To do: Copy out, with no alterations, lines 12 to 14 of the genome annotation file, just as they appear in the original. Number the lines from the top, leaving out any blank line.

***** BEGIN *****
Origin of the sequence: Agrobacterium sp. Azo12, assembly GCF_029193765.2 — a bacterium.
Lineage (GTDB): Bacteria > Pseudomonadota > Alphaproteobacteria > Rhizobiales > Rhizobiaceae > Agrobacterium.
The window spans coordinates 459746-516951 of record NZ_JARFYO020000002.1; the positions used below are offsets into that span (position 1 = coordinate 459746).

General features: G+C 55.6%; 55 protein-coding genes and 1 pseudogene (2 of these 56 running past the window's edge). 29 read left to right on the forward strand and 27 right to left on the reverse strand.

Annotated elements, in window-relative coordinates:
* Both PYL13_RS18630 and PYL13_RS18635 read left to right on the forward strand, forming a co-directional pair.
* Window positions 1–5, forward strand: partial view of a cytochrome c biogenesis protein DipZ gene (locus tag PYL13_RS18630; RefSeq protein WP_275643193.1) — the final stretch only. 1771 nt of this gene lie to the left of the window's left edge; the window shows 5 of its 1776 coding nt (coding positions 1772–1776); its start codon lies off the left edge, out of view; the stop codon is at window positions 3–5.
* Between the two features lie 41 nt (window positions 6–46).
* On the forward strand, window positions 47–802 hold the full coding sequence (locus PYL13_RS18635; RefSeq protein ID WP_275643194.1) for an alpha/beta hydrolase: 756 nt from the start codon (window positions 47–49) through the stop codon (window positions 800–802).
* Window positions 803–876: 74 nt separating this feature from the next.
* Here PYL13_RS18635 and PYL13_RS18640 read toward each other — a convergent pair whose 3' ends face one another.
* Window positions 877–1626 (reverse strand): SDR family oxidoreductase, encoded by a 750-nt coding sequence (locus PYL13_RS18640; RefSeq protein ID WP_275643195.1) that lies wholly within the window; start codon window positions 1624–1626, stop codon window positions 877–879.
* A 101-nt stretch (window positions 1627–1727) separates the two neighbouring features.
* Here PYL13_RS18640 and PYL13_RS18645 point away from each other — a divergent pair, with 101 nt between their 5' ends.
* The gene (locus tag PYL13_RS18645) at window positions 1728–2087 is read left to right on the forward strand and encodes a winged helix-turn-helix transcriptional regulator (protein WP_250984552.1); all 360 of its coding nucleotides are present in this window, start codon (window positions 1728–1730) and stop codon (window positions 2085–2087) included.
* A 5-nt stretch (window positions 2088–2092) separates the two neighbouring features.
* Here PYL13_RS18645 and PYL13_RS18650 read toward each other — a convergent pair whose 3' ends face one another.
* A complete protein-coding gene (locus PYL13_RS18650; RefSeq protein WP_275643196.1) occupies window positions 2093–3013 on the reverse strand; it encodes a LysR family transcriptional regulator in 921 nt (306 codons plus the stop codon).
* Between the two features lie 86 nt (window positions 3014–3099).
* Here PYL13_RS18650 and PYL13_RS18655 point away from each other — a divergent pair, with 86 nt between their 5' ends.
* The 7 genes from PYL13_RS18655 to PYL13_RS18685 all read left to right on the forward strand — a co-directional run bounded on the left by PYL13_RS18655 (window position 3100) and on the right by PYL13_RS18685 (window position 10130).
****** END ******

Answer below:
* Window positions 877–1626 (reverse strand): SDR family oxidoreductase, encoded by a 750-nt coding sequence (locus PYL13_RS18640; RefSeq protein ID WP_275643195.1) that lies wholly within the window; start codon window positions 1624–1626, stop codon window positions 877–879.
* A 101-nt stretch (window positions 1627–1727) separates the two neighbouring features.
* Here PYL13_RS18640 and PYL13_RS18645 point away from each other — a divergent pair, with 101 nt between their 5' ends.